Ambitious—How many times have people used this word to describe you? And yes, while ambition is a a large component of success, it’s a double edged sword. Learning what to put on your plate at any given time in college can be just as difficult and calculating as the classes you’re taking. College, like life itself, is a balancing act.
Being involved on campus (and in the community) is a great way to have a fulfilling college experience, but when you become so busy that just opening the calendar app on your phone gives you anxiety, it may be time to reevaluate.
I went through a situation this past semester where I worked for a program on campus, and it was a position and program I loved! But the amount of time it required could be draining, and I often asked myself if the job was worth everything I put into it. When push came to shove, I found that my course load with everything else piled on top was just too much to handle. And I was faced with the decision that makes all of us gals with workaholic tendencies squirm: Do I need to give something up?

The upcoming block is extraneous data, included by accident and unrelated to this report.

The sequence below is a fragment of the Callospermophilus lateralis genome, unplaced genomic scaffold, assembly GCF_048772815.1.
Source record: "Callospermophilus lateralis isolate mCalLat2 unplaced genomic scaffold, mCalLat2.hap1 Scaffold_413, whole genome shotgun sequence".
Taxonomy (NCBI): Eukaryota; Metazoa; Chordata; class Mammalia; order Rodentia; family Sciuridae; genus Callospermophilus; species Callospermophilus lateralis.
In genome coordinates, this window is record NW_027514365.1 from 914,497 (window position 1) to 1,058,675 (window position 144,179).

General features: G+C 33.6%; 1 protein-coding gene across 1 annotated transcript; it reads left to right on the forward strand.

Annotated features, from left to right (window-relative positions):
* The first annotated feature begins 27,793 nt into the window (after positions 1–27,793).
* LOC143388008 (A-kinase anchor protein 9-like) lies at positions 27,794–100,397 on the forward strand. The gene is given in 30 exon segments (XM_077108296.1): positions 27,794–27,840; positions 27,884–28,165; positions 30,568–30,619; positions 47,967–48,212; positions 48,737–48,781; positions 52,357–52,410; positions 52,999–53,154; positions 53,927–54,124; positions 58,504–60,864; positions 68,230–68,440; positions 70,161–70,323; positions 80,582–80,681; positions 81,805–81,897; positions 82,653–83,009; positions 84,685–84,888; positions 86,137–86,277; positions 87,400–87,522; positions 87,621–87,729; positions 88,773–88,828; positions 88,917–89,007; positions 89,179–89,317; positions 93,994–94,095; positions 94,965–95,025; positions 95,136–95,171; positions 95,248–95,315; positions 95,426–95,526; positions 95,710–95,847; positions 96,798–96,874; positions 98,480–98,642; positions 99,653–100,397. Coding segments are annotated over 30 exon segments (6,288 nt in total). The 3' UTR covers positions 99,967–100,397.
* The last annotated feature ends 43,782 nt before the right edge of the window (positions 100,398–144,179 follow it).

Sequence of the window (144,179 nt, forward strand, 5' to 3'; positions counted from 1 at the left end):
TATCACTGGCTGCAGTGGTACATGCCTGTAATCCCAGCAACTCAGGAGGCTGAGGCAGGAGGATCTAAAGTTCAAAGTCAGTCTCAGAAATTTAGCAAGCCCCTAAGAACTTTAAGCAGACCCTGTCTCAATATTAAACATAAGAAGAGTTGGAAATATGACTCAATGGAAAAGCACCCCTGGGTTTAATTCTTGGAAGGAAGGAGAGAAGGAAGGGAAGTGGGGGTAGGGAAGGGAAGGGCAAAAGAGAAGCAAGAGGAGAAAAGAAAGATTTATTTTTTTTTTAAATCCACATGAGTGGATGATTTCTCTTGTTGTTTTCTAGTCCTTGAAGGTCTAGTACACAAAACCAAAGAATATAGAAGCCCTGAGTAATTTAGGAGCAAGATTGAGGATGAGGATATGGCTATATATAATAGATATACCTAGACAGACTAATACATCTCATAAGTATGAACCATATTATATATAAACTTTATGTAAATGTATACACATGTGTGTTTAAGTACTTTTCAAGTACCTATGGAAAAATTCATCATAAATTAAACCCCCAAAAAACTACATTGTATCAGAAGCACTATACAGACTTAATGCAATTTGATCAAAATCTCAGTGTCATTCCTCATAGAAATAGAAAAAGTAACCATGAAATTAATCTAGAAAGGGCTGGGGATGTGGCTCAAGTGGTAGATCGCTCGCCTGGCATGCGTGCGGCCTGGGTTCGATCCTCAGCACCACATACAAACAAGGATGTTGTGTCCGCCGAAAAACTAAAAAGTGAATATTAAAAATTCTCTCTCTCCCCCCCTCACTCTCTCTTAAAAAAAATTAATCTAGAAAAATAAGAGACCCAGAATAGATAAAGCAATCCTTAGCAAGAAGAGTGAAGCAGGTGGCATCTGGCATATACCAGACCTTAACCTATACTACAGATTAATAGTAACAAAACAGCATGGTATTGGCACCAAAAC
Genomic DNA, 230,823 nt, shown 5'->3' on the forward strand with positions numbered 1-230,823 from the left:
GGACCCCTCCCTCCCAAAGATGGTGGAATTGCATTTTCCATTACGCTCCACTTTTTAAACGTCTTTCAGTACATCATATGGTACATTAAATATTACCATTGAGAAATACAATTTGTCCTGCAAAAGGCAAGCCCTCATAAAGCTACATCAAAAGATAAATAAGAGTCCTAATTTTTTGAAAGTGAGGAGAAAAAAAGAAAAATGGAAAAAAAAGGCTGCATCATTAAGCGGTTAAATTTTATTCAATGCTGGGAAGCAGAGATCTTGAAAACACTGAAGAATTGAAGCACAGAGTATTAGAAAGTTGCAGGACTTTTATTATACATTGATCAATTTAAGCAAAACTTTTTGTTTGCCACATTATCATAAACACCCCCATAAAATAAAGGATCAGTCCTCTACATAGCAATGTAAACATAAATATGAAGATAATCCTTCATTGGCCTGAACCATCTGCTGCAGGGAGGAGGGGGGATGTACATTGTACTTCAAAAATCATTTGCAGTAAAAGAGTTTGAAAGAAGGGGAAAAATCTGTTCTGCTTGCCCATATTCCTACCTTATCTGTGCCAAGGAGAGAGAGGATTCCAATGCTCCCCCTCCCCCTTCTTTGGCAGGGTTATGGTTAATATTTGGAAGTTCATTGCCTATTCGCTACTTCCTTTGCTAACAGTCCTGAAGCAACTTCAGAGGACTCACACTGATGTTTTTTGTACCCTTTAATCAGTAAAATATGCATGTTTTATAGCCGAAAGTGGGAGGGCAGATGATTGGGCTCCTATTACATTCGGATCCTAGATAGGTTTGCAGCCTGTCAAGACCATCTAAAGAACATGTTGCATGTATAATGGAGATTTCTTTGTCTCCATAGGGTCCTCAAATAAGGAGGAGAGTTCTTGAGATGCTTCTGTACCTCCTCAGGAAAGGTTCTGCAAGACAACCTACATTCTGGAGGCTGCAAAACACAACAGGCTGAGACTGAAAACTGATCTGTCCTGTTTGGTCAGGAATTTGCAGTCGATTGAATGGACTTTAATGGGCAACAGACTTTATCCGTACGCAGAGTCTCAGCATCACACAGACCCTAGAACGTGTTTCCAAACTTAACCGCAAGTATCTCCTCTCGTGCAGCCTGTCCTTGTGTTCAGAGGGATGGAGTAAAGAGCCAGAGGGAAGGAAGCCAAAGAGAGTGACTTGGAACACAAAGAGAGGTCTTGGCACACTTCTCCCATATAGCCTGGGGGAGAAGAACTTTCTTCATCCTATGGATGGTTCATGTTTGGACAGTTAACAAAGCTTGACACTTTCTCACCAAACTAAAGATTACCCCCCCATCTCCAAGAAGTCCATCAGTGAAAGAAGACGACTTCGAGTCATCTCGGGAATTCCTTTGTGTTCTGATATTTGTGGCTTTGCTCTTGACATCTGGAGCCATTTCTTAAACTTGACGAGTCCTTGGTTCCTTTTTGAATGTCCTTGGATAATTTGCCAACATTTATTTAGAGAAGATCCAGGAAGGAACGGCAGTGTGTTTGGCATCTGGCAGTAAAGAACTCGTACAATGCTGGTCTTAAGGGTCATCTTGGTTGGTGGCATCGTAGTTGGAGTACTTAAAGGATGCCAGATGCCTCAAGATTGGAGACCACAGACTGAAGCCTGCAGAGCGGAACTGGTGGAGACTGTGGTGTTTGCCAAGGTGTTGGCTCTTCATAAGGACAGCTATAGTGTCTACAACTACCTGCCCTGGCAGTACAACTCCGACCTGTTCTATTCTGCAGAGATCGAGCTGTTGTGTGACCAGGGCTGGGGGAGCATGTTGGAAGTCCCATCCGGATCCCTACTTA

I struggled for weeks to find a solution before I could finally make a decision. So without further ado, here are the questions to ask yourself when you’re considering the forbidden Q-word:
1. Could you imagine your life without it?
If the answer is no, the next best question to ask yourself is why that is. If the answer has to do with staying in your comfort zone, reevaluate.
2. Do you enjoy the job, or do you enjoy placing it on a resume?
It is so important to spend your time meaningfully, especially because this is the time in your life where you’re supposed to be exploring the things you love. If listing that internship on your next job application is the most fulfilling part of it, ask yourself if the position could better serve someone who really wants it.
3. Is it a financially responsible idea?
This question is very important. Yes, waiting tables at the diner down the street from campus may not be your favorite Friday night activity, but if it’s the main reason you’re able to make rent every month, be realistic.
4. What is holding you back?
Understanding what may be holding you back from quitting can make the biggest difference in how you view “quitting” itself. One of the main factors that held me back before resigning from my position was the feeling of failure. In my mind, quitting equaled giving up, which I was not about to do. You have to remember: Sometimes it’s not quitting. It’s moving forward.
So quitting that extra internship, that on-campus leadership position, or that waitress position that got you some cash on the side does not make you a quitter or make you weak. It just means you had the strength to walk away. Remember, the less you have on your plate quantitatively just means you’ll be able to give yourself more fully to things that are truly important to you.
Image via Arianna Marie Photo